Still, Solomon says he brought three security executives from utilities to the New England ISRI meeting in December. "We should be working together to fight the problem, not fighting each other. My message to the security industry is that the scrap industry is not trying to be the bad guy. We're doing what we can. We're caught in the middle here."
Beyond Awareness Programs
Of all the techniques DTE's Lynch has employed in Detroit to combat the metal theft epidemic there, perhaps the most effective has been an awareness program that in effect amounts to reminding the police to look up. "They're trained, you know, to look for criminals banging in doors," says Lynch who started the program in 2005. "We just say, look up in the air, and since then we've had more than a dozen arrests made on the poles. That's outstanding."
Awareness programs for citizens and police, of course, dominate CSOs' attempts to combat metal theft. Fliers. A media campaign. Meetings with police, city and state officials. Lynch has augmented these efforts with a rewards program—$1,000 for each useful tip. Dunn of American Electric Power has set up a hotline for reporting suspected thefts. Lane at Duke Energy also engages local sheriffs of South Carolina, reminding them of the laws that require dealers to record a legitimate ID for anyone selling more than 25 pounds of scrap. "We've seen times when they'll take a library card for ID," Lane says. "We're also trying to make sure the district attorneys know this needs to be prosecuted as a serious crime. We don't want them to plea-bargain out or dismiss the case." In Oregon, Jeter is doing the same.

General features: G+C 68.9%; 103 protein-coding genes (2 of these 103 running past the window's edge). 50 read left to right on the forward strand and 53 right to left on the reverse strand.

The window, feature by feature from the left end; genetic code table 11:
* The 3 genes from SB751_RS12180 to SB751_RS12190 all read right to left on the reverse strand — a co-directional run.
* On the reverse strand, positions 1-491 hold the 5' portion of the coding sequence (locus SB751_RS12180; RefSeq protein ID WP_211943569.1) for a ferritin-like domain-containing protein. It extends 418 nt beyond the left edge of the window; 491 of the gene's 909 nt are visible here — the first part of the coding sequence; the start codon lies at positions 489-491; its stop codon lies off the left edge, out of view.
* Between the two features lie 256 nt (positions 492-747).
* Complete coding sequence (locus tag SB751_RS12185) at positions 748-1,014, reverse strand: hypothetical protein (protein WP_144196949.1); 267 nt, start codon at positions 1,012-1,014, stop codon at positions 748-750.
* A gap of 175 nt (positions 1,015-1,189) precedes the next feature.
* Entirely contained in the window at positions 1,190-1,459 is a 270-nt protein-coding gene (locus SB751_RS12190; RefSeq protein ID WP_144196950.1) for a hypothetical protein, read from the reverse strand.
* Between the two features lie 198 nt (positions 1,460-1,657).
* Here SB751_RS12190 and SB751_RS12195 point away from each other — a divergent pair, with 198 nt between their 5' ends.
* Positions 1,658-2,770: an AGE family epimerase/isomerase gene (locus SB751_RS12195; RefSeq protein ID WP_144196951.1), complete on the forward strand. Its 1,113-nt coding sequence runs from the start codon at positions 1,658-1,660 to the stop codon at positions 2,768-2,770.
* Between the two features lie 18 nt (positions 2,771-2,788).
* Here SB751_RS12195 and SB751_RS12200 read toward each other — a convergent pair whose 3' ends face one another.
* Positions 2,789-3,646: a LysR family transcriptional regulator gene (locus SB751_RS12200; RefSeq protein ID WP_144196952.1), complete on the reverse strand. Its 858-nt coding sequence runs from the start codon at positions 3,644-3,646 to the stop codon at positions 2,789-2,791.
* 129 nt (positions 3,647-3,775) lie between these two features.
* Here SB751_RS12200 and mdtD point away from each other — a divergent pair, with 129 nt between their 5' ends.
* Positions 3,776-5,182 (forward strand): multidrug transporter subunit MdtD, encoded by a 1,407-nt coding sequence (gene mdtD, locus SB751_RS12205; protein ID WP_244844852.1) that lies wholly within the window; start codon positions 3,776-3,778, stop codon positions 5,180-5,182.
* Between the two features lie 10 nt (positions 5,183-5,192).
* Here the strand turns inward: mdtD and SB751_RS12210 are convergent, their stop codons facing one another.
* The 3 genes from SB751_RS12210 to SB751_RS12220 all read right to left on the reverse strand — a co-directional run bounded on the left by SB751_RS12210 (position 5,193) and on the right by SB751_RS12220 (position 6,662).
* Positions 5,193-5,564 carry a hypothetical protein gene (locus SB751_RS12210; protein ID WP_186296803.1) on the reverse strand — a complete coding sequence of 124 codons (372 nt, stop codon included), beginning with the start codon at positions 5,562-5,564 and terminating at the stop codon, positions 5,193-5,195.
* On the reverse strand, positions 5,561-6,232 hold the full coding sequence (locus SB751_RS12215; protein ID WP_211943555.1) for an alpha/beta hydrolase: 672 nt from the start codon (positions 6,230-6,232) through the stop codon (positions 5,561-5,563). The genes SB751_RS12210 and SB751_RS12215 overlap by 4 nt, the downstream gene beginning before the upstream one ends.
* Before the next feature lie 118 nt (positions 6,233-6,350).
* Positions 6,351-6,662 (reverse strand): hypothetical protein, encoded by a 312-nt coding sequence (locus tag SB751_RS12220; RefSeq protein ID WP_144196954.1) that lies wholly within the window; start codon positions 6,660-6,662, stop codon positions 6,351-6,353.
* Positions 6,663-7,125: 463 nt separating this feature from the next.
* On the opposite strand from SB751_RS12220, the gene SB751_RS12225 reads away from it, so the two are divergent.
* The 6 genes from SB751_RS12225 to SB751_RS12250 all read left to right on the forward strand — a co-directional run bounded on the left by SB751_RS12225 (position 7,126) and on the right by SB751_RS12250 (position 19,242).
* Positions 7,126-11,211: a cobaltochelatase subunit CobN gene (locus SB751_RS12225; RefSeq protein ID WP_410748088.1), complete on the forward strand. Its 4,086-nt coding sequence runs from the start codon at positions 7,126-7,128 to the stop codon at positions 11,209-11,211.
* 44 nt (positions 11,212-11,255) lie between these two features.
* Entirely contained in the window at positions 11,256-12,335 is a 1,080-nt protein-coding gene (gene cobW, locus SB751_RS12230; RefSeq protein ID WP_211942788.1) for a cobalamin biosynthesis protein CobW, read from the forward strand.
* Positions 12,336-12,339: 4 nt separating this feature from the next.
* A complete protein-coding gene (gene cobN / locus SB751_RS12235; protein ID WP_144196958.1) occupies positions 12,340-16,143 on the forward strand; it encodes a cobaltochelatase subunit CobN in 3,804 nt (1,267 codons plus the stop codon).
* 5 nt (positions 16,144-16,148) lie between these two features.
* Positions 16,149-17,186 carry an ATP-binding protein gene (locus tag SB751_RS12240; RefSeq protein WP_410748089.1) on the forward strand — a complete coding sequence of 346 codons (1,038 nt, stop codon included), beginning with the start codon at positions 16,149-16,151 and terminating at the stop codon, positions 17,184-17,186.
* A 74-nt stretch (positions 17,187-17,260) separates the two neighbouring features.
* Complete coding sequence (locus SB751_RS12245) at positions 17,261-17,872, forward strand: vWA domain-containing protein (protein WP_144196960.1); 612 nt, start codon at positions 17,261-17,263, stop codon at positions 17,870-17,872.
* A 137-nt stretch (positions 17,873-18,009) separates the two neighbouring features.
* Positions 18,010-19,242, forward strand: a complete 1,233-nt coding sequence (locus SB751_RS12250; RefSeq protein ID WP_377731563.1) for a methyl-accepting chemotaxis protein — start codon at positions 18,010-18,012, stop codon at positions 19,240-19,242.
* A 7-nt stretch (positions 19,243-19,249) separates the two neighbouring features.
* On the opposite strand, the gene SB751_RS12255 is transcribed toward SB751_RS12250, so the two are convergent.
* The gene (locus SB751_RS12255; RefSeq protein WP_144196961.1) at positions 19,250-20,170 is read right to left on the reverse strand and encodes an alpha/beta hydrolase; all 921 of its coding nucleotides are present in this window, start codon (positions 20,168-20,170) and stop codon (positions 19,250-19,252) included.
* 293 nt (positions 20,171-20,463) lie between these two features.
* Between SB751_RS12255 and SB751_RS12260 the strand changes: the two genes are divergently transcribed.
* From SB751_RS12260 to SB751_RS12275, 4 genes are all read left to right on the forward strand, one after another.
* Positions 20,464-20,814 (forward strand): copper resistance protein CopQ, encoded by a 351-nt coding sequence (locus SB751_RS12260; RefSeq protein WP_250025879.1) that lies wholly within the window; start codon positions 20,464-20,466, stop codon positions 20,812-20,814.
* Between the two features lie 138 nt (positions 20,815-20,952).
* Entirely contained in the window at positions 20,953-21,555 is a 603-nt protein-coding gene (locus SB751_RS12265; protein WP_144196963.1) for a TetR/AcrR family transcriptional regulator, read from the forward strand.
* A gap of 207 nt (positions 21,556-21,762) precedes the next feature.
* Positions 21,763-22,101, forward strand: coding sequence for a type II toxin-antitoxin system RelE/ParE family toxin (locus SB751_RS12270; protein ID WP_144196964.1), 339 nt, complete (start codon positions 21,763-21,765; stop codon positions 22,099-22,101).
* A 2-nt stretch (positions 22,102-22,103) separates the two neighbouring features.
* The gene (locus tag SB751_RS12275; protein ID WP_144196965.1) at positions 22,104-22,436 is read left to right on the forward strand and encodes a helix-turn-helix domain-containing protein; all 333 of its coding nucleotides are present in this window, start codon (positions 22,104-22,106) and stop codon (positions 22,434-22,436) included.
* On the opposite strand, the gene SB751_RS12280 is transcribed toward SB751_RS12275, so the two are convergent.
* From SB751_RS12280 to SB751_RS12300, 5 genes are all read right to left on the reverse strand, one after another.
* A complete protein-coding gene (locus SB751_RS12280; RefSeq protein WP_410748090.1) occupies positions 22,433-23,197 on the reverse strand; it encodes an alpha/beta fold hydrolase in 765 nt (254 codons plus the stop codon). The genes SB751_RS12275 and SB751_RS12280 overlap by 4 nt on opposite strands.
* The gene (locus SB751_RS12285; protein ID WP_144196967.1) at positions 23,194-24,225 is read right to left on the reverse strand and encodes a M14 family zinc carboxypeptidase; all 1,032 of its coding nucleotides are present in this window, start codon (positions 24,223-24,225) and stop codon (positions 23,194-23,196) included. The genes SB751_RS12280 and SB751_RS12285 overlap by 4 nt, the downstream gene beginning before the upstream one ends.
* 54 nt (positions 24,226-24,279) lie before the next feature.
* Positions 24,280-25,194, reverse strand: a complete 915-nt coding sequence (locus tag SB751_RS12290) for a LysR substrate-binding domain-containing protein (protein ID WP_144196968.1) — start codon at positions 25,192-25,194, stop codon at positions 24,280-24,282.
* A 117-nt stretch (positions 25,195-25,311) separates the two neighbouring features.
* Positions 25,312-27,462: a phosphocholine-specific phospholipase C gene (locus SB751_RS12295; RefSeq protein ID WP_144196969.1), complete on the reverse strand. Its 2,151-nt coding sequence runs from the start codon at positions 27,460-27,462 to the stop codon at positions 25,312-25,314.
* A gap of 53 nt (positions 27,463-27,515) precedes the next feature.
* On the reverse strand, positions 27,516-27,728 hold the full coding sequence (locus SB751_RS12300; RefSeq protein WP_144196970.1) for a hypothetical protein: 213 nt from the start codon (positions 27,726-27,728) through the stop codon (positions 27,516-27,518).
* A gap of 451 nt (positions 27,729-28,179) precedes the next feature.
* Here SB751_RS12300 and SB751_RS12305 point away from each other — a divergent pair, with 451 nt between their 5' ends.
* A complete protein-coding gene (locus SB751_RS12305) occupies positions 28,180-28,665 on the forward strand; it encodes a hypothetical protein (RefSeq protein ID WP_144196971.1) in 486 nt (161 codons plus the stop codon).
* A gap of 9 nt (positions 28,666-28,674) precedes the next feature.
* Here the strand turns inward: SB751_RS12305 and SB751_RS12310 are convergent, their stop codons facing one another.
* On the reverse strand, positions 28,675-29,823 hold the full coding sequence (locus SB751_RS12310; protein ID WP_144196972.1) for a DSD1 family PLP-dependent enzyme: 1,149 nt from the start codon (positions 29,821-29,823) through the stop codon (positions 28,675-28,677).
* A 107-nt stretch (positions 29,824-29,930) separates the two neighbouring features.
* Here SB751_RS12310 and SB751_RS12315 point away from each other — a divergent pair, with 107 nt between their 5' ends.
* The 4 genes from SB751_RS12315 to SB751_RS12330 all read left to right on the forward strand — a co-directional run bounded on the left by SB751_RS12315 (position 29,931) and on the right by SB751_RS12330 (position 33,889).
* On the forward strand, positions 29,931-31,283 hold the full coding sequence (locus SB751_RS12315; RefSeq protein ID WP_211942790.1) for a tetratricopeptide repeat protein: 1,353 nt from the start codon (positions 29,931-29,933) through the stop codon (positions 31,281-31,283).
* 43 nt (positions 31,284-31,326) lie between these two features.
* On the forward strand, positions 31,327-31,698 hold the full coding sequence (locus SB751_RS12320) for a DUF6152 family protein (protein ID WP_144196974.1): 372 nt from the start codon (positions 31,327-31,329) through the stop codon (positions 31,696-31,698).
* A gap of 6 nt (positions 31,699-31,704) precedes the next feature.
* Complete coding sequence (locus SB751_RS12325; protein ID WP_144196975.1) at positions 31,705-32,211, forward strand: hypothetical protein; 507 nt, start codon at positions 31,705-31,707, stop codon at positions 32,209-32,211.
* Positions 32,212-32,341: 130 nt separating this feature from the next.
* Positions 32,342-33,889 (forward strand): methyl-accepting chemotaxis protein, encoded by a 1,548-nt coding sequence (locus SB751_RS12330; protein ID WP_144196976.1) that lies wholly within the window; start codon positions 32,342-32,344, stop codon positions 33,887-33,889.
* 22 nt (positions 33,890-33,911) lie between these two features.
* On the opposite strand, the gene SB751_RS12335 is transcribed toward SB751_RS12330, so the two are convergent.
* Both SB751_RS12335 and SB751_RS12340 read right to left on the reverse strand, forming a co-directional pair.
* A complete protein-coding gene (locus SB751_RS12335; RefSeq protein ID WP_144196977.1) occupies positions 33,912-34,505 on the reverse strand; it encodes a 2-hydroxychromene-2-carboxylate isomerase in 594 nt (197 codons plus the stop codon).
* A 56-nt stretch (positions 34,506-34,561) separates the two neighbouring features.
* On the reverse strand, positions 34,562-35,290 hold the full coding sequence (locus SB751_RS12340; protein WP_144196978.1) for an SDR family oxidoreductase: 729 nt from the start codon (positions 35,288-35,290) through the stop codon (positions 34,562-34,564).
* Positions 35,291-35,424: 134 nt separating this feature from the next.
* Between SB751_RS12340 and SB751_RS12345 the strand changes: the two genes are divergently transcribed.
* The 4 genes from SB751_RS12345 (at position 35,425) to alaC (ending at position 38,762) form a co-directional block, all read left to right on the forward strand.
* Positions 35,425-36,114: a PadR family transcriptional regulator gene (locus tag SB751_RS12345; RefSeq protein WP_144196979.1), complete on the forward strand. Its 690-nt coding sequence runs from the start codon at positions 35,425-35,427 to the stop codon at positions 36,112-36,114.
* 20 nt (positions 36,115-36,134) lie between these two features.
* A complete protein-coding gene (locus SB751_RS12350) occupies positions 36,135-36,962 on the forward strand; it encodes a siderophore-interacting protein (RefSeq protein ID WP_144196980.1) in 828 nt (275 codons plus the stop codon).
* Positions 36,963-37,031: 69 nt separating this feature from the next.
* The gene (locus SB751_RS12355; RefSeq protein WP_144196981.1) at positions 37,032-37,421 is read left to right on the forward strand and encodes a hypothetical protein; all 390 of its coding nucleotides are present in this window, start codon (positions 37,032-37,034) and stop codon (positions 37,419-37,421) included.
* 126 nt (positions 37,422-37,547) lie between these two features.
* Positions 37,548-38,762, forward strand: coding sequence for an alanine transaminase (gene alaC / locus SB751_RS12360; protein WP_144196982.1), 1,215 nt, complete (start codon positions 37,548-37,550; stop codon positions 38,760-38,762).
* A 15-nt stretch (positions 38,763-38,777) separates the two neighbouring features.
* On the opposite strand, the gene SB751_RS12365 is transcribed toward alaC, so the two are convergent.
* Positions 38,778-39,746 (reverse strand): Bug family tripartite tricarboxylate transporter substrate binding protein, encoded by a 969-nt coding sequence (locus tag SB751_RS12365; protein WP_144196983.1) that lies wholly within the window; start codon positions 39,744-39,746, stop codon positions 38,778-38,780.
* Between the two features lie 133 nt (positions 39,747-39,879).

Several CSOs at the utilities are working on lobbying programs at the state and federal levels that would link metal theft to terrorism through the fact that utilities are considered critical infrastructure. More severe penalties may stem the tide, but some argue that it's not the severity of the penalty that staves off crime, but rather the likelihood of getting caught, which remains low, especially in rural areas. Plus, penalties and chances of getting caught are risk propositions lost on the meth-fueled thief.
Another way CSOs have sought to win public support is to position metal theft as a public safety issue: Power outages disrupt local economies. Dangerously exposed live wires and ungrounded substations can harm or kill innocent passersby.